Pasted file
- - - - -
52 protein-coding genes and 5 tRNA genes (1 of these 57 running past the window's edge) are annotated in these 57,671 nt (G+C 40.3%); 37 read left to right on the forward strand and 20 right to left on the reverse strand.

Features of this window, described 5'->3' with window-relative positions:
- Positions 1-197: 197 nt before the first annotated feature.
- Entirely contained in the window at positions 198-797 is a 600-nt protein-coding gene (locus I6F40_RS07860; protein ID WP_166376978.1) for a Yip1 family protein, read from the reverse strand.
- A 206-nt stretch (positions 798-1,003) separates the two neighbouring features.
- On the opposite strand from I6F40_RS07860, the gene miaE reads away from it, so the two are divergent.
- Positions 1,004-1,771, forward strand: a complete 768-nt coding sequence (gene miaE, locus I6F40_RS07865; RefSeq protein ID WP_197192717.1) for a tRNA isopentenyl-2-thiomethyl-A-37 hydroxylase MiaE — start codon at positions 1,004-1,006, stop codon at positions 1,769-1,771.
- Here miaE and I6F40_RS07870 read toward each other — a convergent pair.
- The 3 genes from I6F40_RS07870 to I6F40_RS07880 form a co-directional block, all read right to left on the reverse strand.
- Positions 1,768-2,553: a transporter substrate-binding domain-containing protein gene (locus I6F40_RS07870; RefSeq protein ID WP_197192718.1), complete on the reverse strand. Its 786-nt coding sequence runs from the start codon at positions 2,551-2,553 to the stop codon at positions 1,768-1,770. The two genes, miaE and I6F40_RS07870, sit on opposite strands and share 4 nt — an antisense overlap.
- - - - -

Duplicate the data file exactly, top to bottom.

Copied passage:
52 protein-coding genes and 5 tRNA genes (1 of these 57 running past the window's edge) are annotated in these 57,671 nt (G+C 40.3%); 37 read left to right on the forward strand and 20 right to left on the reverse strand.

Features of this window, described 5'->3' with window-relative positions:
- Positions 1-197: 197 nt before the first annotated feature.
- Entirely contained in the window at positions 198-797 is a 600-nt protein-coding gene (locus I6F40_RS07860; protein ID WP_166376978.1) for a Yip1 family protein, read from the reverse strand.
- A 206-nt stretch (positions 798-1,003) separates the two neighbouring features.
- On the opposite strand from I6F40_RS07860, the gene miaE reads away from it, so the two are divergent.
- Positions 1,004-1,771, forward strand: a complete 768-nt coding sequence (gene miaE, locus I6F40_RS07865; RefSeq protein ID WP_197192717.1) for a tRNA isopentenyl-2-thiomethyl-A-37 hydroxylase MiaE — start codon at positions 1,004-1,006, stop codon at positions 1,769-1,771.
- Here miaE and I6F40_RS07870 read toward each other — a convergent pair.
- The 3 genes from I6F40_RS07870 to I6F40_RS07880 form a co-directional block, all read right to left on the reverse strand.
- Positions 1,768-2,553: a transporter substrate-binding domain-containing protein gene (locus I6F40_RS07870; RefSeq protein ID WP_197192718.1), complete on the reverse strand. Its 786-nt coding sequence runs from the start codon at positions 2,551-2,553 to the stop codon at positions 1,768-1,770. The two genes, miaE and I6F40_RS07870, sit on opposite strands and share 4 nt — an antisense overlap.